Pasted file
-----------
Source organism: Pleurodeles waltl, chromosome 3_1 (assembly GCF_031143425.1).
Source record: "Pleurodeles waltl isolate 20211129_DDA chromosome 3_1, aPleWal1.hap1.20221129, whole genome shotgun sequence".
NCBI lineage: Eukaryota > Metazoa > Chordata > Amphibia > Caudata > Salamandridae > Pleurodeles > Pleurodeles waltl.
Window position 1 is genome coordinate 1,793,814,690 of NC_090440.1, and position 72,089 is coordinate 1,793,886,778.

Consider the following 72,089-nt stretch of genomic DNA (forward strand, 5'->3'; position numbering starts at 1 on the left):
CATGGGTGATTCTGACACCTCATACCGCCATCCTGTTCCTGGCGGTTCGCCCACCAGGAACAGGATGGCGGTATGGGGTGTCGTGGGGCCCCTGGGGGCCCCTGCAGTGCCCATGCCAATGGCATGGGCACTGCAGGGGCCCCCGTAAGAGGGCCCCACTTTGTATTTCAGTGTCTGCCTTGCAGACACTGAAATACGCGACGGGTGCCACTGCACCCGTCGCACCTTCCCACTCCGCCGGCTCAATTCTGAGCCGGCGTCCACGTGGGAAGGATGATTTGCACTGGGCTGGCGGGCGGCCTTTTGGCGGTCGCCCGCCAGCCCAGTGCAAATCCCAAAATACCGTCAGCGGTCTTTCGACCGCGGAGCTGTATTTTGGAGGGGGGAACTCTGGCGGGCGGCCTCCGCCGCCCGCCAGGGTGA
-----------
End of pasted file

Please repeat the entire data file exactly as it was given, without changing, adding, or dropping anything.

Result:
Source organism: Pleurodeles waltl, chromosome 3_1 (assembly GCF_031143425.1).
Source record: "Pleurodeles waltl isolate 20211129_DDA chromosome 3_1, aPleWal1.hap1.20221129, whole genome shotgun sequence".
NCBI lineage: Eukaryota > Metazoa > Chordata > Amphibia > Caudata > Salamandridae > Pleurodeles > Pleurodeles waltl.
Window position 1 is genome coordinate 1,793,814,690 of NC_090440.1, and position 72,089 is coordinate 1,793,886,778.

Consider the following 72,089-nt stretch of genomic DNA (forward strand, 5'->3'; position numbering starts at 1 on the left):
CATGGGTGATTCTGACACCTCATACCGCCATCCTGTTCCTGGCGGTTCGCCCACCAGGAACAGGATGGCGGTATGGGGTGTCGTGGGGCCCCTGGGGGCCCCTGCAGTGCCCATGCCAATGGCATGGGCACTGCAGGGGCCCCCGTAAGAGGGCCCCACTTTGTATTTCAGTGTCTGCCTTGCAGACACTGAAATACGCGACGGGTGCCACTGCACCCGTCGCACCTTCCCACTCCGCCGGCTCAATTCTGAGCCGGCGTCCACGTGGGAAGGATGATTTGCACTGGGCTGGCGGGCGGCCTTTTGGCGGTCGCCCGCCAGCCCAGTGCAAATCCCAAAATACCGTCAGCGGTCTTTCGACCGCGGAGCTGTATTTTGGAGGGGGGAACTCTGGCGGGCGGCCTCCGCCGCCCGCCAGGGTGA